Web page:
I decide to see how original version will do. The result is the same, the IDE breaks on the same error produced by non-existing stored procedure. This leaves me quite puzzled. Finally, I decide to change Error Trapping option to “Break on Unhandled Errors”. Voila! Application executes just fine, showing normal behavior, including the 40 second delay.

Following some dark alleys of error handling code, I finally fins out that client component handles the error produced in the component I just “fixed” and returns empty reply back the execution stack. As it happens, the component is not used at all and calling it is complete waist of time. And not just any waist of time, but very critical delay producing serious performance problem.

I soon implement the final solution eliminating the call to the component altogether. Application continues to work as it was supposed to be so I let the bygones by bygones. I explain the problem and the solution to the junior manager that is working with us and he is nice or content enough not to ask “But how this happened…”.

Finally, I am convinced once more that there is quite a lot of truth in Hoare’s proverbial sentence “Premature optimization is root of all evil”, cited by Diego in foreword to my book on refactoring in VB.

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Get a first peek into upocoming Professional Refactoring in Visual Basic

While Professional Refactoring in Visual Basic still has “upcoming” badge on Wrox site, I recently saw that you can already download and take a look at few excerpts. Excerpt 1 is actually the whole first chapter and gives a good intro in what the book is all about.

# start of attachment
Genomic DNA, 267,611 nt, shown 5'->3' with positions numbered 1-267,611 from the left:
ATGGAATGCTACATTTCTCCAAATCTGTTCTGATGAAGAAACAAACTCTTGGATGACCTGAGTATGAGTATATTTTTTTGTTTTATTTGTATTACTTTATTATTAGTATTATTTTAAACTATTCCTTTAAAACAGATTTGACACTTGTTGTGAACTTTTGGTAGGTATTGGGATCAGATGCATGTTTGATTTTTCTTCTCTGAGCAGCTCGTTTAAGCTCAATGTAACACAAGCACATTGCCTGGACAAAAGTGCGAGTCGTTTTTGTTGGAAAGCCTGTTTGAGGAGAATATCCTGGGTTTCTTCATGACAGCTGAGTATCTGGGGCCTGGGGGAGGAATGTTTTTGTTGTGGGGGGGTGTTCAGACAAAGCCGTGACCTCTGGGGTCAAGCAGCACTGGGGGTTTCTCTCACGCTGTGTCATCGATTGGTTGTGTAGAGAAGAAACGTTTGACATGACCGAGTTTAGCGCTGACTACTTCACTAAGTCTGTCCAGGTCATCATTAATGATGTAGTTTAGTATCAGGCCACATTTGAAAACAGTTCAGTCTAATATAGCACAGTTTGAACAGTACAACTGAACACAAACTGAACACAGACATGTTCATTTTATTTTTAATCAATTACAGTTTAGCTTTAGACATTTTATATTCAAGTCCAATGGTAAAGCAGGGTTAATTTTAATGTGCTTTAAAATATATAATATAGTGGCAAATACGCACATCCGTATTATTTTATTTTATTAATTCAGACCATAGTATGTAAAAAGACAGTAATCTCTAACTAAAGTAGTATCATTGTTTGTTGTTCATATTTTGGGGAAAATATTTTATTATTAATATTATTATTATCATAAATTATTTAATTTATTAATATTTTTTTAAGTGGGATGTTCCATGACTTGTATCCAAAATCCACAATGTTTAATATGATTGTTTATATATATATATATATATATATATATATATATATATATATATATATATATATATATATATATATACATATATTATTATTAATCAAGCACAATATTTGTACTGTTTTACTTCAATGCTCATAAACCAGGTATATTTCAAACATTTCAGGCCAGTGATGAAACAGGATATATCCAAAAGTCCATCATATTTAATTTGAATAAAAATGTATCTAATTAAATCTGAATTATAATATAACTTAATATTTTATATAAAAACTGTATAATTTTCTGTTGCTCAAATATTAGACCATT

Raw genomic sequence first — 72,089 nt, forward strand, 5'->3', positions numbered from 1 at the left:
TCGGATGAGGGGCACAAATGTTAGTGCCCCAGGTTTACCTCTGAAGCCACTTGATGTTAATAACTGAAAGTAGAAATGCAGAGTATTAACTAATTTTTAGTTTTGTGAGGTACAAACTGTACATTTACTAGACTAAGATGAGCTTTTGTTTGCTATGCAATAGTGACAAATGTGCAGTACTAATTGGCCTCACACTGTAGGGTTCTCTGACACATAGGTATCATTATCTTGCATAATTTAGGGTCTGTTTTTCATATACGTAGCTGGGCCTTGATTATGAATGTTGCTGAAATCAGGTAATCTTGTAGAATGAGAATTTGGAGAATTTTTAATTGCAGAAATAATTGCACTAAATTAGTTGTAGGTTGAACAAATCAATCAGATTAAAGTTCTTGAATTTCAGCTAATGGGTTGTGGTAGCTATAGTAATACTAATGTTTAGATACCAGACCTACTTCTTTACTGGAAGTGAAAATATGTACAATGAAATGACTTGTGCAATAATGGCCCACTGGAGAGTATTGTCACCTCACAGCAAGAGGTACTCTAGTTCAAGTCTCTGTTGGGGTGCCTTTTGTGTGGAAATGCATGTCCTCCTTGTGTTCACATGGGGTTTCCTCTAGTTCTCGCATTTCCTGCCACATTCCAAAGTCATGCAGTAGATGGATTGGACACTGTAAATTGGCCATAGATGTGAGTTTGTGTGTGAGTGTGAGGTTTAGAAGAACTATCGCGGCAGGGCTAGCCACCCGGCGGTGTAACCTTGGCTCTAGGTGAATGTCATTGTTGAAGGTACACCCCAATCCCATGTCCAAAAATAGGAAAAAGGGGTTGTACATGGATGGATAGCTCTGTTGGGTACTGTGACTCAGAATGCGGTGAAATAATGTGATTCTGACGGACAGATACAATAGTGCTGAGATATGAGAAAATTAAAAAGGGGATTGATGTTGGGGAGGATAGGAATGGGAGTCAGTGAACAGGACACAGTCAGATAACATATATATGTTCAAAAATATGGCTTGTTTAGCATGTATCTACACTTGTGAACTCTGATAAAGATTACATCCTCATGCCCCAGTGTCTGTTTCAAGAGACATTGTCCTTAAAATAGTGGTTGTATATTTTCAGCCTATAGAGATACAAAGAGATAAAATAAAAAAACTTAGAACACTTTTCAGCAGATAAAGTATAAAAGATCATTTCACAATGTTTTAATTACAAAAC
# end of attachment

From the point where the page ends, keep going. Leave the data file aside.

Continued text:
Enjoy 😉

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Refactoring community at RefactorMyCode

At RefactorMyCode you can post the code you are not so sure how to refactor and ask someone else to have a go at it. There is already a great number of posts and programming languages at the site. A great way to make refactoring community work together.

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VB6 crossing the Rubicon

This post is for all you VB6 diehards. I just stumbled upon a VB6 add-in that supports a few refactorings in VB6. CodeShine add-in supports Extract Method, so it means it’s on the other side of refactoring Rubicon. It also supports a limited Rename functionality, so here you have probably two most common refactorings automated in VB6. You can download a free trial version from www.wsdesigns.com.
I have noted that when performing Extract Method, it hill always create the Sub with output parameter and never the Function. I prefer methods that clearly state the value they return. In case extracted block returns single value, I’d prefer it to create a Function instead of Sub.
Has anyone tested the tool thoroughly? Let me know what you think.